It still doesn’t quite feel like fall around here in San Diego (does it ever?) and October is quickly passing (as it always does). I’ve been planning on trying my hand at freezer paper stenciling and making this skeleton sweater for a long time, but I’m still wearing crop tops and shorts over here…
Anyways. We had a nice gloomy morning the other day, so I finally set out to make this ribcage/skeleton sweater. This was my first time attempting freezer paper stenciling and I’m officially hooked! It was so easy to do and turned out better than I could have imagined. I wore my sweater all day immediately after finishing it (despite the 75 degree and sunny forecast) and got numerous compliments on it. Expect lots more DIY projects and freebies like this from me in the future.
01 // Print (or draw) your design & cut out
Download my ribcage design here and print on the paper side of the freezer paper. I have a 12in borderless printer, so I was able to print a nice large design on one sheet. Depending on your resources, you may need to tile together a few sheets or hand draw your stencil to achieve the size you want. Then cut out all the shapes, and take special care not to lose any of the internal pieces (I kept the right and left rib spaces in separate piles).
02 // Assemble the design on your sweater
On a smooth surface, lay the stencil on the sweater with the plastic side facing down and replace all the internal shapes to reform the ribcage design. If any of your internal shapes were cut a bit jagged, feel free to smooth them out with your scissors now.
03 // Iron down the freezer paper
Carefully iron over the freezer paper on medium heat. I didn’t want to risk my inside pieces shifting around, so I gently placed the iron on top of each section versus dragging it across the design. Make sure all the edges are ironed down so no paint bleeds underneath the stencil. (Also don’t burn yourself like I did…)
04 // Protect with cardboard & start painting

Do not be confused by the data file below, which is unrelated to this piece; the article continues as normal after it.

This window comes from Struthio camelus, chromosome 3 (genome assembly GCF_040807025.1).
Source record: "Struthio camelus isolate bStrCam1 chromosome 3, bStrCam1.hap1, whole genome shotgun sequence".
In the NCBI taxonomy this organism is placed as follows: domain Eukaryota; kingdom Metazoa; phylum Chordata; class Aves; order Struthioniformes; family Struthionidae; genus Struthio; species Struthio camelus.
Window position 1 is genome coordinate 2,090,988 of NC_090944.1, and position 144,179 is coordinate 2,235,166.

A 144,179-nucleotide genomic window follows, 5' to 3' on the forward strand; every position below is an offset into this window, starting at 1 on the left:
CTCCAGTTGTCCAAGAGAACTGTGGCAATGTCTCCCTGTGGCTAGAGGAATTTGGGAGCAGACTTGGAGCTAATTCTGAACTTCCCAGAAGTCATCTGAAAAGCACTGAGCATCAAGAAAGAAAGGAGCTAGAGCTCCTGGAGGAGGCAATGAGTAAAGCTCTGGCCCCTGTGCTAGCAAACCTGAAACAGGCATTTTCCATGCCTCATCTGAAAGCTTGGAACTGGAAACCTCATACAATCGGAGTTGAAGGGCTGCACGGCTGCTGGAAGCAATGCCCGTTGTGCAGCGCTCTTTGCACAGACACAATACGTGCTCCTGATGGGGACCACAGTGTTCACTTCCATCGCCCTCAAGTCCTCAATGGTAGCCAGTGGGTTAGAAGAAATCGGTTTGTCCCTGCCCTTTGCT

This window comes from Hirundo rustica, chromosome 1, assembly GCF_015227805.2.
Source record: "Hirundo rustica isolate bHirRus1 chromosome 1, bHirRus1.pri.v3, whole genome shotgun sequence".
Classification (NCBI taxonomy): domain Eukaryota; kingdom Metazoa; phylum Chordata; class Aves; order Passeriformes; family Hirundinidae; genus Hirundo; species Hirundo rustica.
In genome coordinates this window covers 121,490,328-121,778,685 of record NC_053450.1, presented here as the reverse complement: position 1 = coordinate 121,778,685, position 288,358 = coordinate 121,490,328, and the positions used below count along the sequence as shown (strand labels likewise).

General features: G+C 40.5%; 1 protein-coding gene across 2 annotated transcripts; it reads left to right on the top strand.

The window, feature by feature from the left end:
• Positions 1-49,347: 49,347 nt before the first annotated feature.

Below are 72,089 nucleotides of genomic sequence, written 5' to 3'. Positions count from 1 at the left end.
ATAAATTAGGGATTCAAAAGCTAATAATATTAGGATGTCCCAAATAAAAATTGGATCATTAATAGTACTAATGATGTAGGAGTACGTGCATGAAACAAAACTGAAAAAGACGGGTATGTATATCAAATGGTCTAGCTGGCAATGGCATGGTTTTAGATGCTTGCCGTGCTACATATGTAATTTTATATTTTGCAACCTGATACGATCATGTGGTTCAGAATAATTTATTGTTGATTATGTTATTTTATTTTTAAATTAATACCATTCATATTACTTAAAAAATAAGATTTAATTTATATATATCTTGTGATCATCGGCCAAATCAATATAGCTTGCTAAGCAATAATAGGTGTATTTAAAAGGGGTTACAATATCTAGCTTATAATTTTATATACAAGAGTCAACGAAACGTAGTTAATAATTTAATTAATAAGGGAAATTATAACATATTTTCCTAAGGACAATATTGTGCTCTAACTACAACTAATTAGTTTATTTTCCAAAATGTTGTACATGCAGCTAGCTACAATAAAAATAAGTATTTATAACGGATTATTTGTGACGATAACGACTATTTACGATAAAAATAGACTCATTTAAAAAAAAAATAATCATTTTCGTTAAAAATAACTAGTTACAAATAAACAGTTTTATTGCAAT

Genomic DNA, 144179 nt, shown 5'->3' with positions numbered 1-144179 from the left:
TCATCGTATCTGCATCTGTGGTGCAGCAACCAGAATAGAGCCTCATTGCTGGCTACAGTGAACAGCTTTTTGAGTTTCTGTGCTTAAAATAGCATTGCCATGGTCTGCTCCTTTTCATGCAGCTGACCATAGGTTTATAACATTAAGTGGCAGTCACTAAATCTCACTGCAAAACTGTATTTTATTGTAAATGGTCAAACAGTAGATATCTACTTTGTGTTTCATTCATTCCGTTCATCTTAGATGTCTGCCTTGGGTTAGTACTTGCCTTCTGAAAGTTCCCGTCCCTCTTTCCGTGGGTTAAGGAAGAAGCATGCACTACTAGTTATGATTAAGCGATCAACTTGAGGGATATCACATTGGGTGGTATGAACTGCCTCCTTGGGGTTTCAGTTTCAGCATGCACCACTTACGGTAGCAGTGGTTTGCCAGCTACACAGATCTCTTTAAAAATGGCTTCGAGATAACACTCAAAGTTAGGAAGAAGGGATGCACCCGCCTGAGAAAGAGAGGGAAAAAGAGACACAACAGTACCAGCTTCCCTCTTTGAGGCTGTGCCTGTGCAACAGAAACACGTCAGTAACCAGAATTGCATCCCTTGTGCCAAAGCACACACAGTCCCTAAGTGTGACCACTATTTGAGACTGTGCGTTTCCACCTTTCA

Slide a piece of cardboard into the sweater in case the paint seeps through the fabric. Use your sponge brush to dab the fabric paint onto the sweater. Be extra careful around those thin right and left sides. Ideally, you should probably have a lot more paper protecting the sides of your design so you don’t accidentally get any paint outside the lines (like I did).
05 // Let dry & apply more layers
The first layer of paint will look fairly light as it soaks into the fabric. I got impatient and applied three more layers before allowing it to dry. (I don’t got all day to paint a sweater.) But this didn’t really work and only made it take much longer to dry. I waited overnight before applying the next layer. If you’re patient, you should wait at least 30 minutes before applying another coat of paint. I applied my next and final layer the next day. Let dry and reapply until you’ve achieved your desired whiteness (3-5 layers).
06 // Carefully peel off the stencil
When the paint has completely dried, carefully peel away the stencil. The paint will be gummy and may cling to the paper, so be gentle so you don’t tear any of the design off with it. For the center pieces, rather than picking at the corners to remove, I pinched the paper in the middle and peeled.
Protip! If any paint did happen to bleed outside of the stencil, no worries! Just use some black acrylic paint and lightly go over any mistakes. No one will notice. ;)
07 // Heat set
I don’t really know how necessary this step is, but another blog said to do it, so I did. The directions on the paint don’t require any heat setting, but the DIY instructions I read claimed it keeps the design from fading after washing. It also made the design feel less sticky. So place another piece of fabric (I used one of Dave’s old t-shirts) on top of the design and iron over it.
And there you have it! Your very own pseudo-“screenprinted” freezer paper stenciled sweater! And you didn’t have to pay $200 for it like a crazy person.